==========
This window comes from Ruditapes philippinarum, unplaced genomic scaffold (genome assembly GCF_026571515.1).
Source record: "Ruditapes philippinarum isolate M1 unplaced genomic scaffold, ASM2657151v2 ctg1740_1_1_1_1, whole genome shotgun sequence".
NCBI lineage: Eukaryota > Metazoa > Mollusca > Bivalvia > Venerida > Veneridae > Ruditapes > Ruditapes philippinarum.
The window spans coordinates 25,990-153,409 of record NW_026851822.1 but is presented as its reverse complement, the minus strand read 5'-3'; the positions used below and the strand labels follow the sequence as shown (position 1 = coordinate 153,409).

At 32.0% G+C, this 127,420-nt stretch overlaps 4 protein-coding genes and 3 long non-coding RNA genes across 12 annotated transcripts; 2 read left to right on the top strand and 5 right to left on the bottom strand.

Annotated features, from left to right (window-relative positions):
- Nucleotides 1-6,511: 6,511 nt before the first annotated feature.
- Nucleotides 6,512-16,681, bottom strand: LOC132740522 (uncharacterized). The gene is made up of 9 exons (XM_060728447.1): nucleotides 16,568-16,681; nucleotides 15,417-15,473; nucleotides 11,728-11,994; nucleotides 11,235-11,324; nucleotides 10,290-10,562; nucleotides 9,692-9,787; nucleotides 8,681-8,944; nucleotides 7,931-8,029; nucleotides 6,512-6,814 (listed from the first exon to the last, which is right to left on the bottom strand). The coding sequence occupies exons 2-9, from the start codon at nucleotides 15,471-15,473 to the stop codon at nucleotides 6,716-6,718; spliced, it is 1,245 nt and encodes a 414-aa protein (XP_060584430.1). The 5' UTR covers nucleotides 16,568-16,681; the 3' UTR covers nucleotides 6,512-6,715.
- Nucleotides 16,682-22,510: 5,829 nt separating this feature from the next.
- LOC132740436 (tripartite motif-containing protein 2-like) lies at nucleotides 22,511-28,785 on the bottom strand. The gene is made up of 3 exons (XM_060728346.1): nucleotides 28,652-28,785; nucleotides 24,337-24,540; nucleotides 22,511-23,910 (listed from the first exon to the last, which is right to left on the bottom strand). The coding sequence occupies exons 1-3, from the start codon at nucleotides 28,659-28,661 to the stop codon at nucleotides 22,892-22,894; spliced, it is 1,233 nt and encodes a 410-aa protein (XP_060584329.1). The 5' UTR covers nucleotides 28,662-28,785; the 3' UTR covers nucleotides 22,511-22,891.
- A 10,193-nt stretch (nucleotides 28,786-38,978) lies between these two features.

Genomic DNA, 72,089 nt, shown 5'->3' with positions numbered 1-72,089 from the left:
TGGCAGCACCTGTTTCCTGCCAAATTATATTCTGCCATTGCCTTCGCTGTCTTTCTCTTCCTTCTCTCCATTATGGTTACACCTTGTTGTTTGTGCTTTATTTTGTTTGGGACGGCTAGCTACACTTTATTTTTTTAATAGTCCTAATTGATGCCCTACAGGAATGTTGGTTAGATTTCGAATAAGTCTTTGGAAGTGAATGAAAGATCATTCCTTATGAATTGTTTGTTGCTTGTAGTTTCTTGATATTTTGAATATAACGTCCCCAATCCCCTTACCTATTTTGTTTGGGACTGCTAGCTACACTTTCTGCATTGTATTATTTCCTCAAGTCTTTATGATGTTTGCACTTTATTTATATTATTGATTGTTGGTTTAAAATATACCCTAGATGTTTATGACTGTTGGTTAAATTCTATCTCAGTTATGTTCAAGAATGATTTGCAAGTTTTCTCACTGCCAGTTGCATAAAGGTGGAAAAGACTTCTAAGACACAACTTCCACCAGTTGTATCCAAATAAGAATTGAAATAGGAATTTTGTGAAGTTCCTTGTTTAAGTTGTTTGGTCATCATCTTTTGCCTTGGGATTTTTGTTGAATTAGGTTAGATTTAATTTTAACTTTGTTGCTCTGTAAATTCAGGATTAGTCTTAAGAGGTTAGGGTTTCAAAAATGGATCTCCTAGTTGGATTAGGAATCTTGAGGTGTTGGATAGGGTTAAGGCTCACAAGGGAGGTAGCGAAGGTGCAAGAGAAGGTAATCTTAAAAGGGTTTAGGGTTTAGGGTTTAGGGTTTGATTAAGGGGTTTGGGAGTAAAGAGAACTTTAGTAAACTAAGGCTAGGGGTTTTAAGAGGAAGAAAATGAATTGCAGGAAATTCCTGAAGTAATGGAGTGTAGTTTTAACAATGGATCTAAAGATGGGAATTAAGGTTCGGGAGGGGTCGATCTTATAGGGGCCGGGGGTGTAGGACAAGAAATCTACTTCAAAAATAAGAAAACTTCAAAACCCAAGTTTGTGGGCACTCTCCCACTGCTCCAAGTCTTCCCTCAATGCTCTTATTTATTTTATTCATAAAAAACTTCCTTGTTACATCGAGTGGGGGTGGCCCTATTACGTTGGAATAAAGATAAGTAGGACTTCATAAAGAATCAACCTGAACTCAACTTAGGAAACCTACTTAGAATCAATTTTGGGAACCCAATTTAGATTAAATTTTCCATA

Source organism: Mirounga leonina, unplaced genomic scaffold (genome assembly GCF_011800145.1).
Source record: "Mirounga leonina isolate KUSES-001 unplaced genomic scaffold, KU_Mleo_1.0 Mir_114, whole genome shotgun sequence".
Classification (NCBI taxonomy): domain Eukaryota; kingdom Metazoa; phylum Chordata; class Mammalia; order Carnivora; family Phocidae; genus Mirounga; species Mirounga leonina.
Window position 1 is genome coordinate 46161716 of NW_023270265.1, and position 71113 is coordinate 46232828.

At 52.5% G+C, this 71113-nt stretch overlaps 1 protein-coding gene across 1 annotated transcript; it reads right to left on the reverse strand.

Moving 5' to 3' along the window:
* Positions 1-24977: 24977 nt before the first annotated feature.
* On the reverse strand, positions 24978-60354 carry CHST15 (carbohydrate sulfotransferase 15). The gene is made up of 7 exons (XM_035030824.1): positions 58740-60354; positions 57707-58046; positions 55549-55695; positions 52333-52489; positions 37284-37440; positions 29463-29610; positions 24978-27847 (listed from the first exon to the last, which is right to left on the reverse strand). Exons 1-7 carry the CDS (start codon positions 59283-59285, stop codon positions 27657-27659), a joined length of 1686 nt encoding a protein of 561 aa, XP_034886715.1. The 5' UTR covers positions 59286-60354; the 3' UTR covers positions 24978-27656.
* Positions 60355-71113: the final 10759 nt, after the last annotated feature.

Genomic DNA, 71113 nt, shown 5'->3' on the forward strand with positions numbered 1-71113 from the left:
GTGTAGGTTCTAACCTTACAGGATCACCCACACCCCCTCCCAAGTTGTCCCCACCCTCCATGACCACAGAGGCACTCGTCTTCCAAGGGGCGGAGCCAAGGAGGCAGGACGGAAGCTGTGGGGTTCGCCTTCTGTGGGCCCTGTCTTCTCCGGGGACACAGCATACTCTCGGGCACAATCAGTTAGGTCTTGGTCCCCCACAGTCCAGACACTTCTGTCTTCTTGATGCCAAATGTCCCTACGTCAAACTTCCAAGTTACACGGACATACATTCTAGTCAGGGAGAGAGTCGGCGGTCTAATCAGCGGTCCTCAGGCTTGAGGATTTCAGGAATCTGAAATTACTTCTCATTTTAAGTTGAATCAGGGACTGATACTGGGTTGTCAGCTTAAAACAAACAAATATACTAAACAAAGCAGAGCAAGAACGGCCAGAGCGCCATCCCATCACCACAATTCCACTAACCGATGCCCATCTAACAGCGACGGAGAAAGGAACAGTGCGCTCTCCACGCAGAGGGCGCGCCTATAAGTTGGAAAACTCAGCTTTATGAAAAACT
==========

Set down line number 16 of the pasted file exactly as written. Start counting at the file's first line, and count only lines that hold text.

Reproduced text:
Classification (NCBI taxonomy): domain Eukaryota; kingdom Metazoa; phylum Chordata; class Mammalia; order Carnivora; family Phocidae; genus Mirounga; species Mirounga leonina.